All Things Soldier: Solid Start

By: Ali Elizabeth Turner

I am not a veteran, however, when I got home from living in a combat zone for three years, I found myself encountering many of the emotional things experienced by veterans. Because I was never in the middle of a firefight, and never actually saw bloodshed, I was spared a lot of trauma. In essence, I heard the war. Granted, it was close, it was loud, and incoming mortar or Vehicle Born Improvised Explosive Devices (VBIEDs) necessitated getting into a bunker on several occasions and at times sleeping in my Kevlar and wearing it for days.

I found when I got past the initial, intense relief of being back home that I really didn’t feel much like talking, and those of you who know me well would probably roll their eyes at the idea of me being quiet for any length of time. I was hyper-vigilant, “head on a swivel,” always wanting a seat in the restaurant that was against the wall and with a view of the entry, would hit the ground at loud sounds such as someone dropping the lid to the dumpster behind McDonald’s on Hwy 31 in Athens. I was frustrated that combat parking ( being able to pull out quickly rather than back up) in the Publix parking lot was virtually impossible, and on one occasion when a friend was driving us to a trail ride on horseback, I rolled into a ball at the sight of a soda can in the middle of the road. It could have been an IED.

Those kinds of memories have now become humorous, and are shared by many. I was blessed to have a strong support system; my faith was invaluable; throwing my energy into writing was a crucial part of re-entry; and for all of it I am entirely grateful. It made me stronger.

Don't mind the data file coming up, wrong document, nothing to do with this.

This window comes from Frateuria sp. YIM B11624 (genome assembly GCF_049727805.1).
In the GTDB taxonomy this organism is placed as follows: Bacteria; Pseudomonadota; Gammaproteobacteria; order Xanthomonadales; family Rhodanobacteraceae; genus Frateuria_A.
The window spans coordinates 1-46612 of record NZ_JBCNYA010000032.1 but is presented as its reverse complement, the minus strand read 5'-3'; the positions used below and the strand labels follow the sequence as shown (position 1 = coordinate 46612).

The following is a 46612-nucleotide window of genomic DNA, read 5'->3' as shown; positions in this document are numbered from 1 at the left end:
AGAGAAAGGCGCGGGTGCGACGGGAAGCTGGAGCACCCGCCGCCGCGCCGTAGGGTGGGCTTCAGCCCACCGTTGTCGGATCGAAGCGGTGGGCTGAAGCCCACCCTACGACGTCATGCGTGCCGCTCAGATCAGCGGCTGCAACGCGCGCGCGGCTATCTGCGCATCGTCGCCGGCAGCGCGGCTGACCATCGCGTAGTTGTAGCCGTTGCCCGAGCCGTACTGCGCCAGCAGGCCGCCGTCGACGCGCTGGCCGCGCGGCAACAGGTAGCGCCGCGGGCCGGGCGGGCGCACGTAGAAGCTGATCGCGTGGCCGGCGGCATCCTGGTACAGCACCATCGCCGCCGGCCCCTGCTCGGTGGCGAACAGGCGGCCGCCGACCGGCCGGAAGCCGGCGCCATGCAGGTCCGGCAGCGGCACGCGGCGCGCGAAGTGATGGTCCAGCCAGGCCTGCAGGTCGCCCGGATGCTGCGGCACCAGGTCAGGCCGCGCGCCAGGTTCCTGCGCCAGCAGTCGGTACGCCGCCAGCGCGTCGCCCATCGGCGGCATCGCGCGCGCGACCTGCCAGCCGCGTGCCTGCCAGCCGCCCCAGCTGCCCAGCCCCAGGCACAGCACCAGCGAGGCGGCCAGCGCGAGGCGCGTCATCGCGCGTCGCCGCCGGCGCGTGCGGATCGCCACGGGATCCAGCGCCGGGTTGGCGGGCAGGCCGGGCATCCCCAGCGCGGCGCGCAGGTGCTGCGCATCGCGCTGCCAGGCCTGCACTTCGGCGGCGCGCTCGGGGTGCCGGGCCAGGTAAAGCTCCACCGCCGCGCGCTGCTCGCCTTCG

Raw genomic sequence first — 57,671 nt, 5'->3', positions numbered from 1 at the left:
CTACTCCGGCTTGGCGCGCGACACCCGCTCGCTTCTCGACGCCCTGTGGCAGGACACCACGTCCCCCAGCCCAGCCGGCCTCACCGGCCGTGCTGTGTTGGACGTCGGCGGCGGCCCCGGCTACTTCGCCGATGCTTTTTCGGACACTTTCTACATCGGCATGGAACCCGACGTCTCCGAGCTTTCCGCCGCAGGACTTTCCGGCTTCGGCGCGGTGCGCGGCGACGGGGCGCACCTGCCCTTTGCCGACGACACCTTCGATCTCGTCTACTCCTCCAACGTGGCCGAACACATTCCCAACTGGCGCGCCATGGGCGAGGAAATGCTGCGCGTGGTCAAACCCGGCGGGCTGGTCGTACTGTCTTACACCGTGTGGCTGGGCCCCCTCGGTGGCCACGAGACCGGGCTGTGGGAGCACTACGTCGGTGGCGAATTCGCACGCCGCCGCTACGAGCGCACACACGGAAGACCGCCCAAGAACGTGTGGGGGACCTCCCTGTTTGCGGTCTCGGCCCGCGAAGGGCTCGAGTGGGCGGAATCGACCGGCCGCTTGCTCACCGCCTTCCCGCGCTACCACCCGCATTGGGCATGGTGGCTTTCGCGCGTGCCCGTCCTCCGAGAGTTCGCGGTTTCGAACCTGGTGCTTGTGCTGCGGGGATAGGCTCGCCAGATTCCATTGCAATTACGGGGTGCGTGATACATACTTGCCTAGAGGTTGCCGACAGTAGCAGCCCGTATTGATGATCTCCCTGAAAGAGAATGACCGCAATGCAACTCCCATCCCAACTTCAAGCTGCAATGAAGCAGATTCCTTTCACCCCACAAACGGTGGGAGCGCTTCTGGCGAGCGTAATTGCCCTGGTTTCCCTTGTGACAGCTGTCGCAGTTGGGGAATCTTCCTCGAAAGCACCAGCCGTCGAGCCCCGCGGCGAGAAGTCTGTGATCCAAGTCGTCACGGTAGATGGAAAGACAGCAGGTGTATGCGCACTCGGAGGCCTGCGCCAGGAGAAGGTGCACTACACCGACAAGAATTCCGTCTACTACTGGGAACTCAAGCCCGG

However, many others have suffered greatly, some falling prey to substances or prescription medications, and some have taken their lives. Therefore, it gives me great joy to let readers of Athens Now know that the Veterans’ Administration has really stepped up with a new support program for vets that have transitioned out of the military in the last year. It’s called Solid Start; it was just rolled out in December, and the concept is quite simple. The VA is now staffed such that veterans who have recently separated from the armed services can expect phone calls and more in an outreach project to essentially check on them, see how they are doing, make sure they are aware of the services that are available to them, and get them connected to the hotlines that deal with vets struggling with suicide. Here is what the newly-formed service has to say about what they have to offer:

Newly separated service members can expect three calls from qualified Solid Start representatives over post-separation, so make sure your contact information is up to date in eBenefits. Save 1-800-827-0611 as the contact for VA Solid Start in your phone now, and when you see VA calling – take the call!

VA Solid Start representatives will not ask you for financial information and will only discuss topics you are comfortable with. Remember that phone scammers often target Veterans, so always be vigilant and protect your financial information when talking to someone you don’t know over the phone.

If you need support for a specific mental health problem—or if you’re having problems sleeping, controlling your anger, or readjusting to civilian life—you are not alone. And we can help. You don’t need to be enrolled in VA health care to get care. To access free VA mental health services right away:

Call or walk in to any VA medical center—anytime, day or night.
Call or walk in to any Vet Center during clinic hours.
Call us at 1-877-222-VETS (1-877-222-8387), Monday through Friday, 8:00 a.m. to 8:00 p.m. (ET). If you have hearing loss, call TTY: 1-800-877-8339.

There are no words to describe how glad I am that this simple and crucial service has been organized to serve those who have served and have paid a high price in every way to do so to keep us safe. I strongly urge you, if you are a vet or know one who is in need of these services, please avail yourself of them so we can well honor the ones who have laid down their lives for us.
By: Ali Elizabeth Turner